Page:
Tuesday, 15 March 2016

Shhhhhh! The Bias Against Suppressors

Suppressors, sound moderators, silencers. The first thing that comes to mind is a Hollywood action movie where an assassin screws a silencer to his or her high powered sniper rifle to make a whisper quiet kill shot at 1000 yards.  Just like most things in Hollywood movies, it's all make believe. Suppressors don't instantly make firearms whisper quiet.  Perhaps somebody should tell that to the police in the state weapons licensing branches throughout Australia. For some misguided reason, the police do not want ordinary citizens to possess and use such devices. 

The benefits of using sound moderators far outweigh any risks. Continuous exposure to loud noise is a health issue.  For those of us who participate in competition shooting every weekend, hearing loss is inevitable.  You only have to head to the range and speak with the some of the more senior participants to know that they are hard of hearing. Personally, I'm only 38 and have a hearing aid for my left ear and I am beginning to lose the higher frequencies in my right.

 Says it all really

A typical sound moderator will reduce the noise produced by a firearm by around 30%. This by no means silences a rifle but it does have considerable health benefits to shooters and the management of their respective ranges.   

So what does the Queensland Government say about exposure to excessive noise and hearing loss in the workplace?

From the Queensland Government's WorkCover website:
Engineering controls for existing plant and workplaces 
  • Adding noise barriers, noise enclosures, vibration isolation mountings, laggings, mufflers and silencers where appropriate to reduce noise at source.
  • Using sound-absorbing baffles between workers and the noise source.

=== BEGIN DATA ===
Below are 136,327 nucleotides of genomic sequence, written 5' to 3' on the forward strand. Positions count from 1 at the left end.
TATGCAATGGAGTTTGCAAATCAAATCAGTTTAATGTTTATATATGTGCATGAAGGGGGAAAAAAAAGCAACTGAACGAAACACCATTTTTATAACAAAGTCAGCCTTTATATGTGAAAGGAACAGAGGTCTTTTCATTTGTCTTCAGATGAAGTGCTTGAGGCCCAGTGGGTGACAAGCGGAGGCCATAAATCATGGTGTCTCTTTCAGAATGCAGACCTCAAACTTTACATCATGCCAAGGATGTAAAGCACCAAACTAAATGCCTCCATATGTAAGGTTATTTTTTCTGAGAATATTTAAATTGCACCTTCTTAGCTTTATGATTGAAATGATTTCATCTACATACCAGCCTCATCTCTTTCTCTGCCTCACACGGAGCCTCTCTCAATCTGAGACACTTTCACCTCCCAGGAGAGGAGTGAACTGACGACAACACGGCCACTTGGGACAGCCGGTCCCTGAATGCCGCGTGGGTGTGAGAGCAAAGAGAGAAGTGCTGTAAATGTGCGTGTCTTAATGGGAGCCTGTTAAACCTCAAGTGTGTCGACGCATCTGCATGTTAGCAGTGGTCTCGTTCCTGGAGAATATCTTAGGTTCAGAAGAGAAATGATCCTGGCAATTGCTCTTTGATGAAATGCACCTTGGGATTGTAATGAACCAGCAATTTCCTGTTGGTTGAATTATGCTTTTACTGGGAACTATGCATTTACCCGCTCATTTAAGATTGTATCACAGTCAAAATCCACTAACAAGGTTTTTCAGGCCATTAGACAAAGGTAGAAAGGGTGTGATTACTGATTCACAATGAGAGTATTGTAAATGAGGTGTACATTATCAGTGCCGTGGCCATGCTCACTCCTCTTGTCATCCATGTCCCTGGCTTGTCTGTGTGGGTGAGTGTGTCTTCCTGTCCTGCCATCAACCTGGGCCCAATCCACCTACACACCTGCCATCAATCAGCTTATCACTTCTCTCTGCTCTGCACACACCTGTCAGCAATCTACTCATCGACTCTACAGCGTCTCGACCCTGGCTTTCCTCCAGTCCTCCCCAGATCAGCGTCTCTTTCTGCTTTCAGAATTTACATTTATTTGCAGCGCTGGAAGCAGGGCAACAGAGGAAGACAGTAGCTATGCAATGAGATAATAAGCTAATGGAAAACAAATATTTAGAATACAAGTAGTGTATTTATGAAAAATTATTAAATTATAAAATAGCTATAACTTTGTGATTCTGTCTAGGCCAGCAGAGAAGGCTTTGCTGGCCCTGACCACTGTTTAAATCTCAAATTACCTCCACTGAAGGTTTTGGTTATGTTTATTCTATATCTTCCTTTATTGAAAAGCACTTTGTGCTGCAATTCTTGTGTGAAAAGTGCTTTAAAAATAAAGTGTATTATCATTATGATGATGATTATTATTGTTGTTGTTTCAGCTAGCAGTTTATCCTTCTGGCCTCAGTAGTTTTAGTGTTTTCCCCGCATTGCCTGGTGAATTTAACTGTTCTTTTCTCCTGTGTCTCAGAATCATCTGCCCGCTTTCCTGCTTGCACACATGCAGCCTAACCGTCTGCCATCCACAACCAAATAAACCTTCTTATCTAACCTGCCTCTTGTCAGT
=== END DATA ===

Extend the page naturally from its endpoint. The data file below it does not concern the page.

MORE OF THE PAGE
An employer that fails to make every effort to reduce the amount of dangerous noise within a workplace can be held liable for any injuries caused to employees.  Last time I went to a large shooting range, the range officers and firearm safety instructors were being paid and are classed as employees.  Are competitive shooters and recreational hunters not entitled to the same protections that everyone else is entitled to?  Are the police being negligent to law abiding shooters by denying us an additional means to protect our hearing?  They are Queensland Government employees, surely they don't have the power to legislate against workplace health and safety laws!

Many ranges are coming under significant pressure to reduce the amount of noise and have had to create noise management plans. These can be in the form of physical barriers and also by restricting the operating hours of ranges.  The use of sound moderators would significantly reduce the amount of noise produced which would mean a win for shooters and nearby residents.

In many countries like New Zealand and England, it is considered poor form if a hunter does not use a sound moderator, their use is encouraged! 

So why are we different in Australia? Surely the police must be privy to some information that they don't have in NZ or England, but you'd have to ask the police for the real reasons behind the legislation that outlaws their use. They do write the gun laws after all. 

Like every law that has been created, those that are determined to can and will break them if they so desire. A sound moderator can be easily fashioned from an empty plastic coke bottle, some metal gauze, steel wool and some duct tape. It virtually makes the outlawing of sound moderators seem like a really bad joke. Countless youtube videos show just how easily they can be constructed.

For years, shooters have been trying to educate our police & politicians of the health benefits of using sound moderators, unfortunately our pleas continue to fall on deaf ears.

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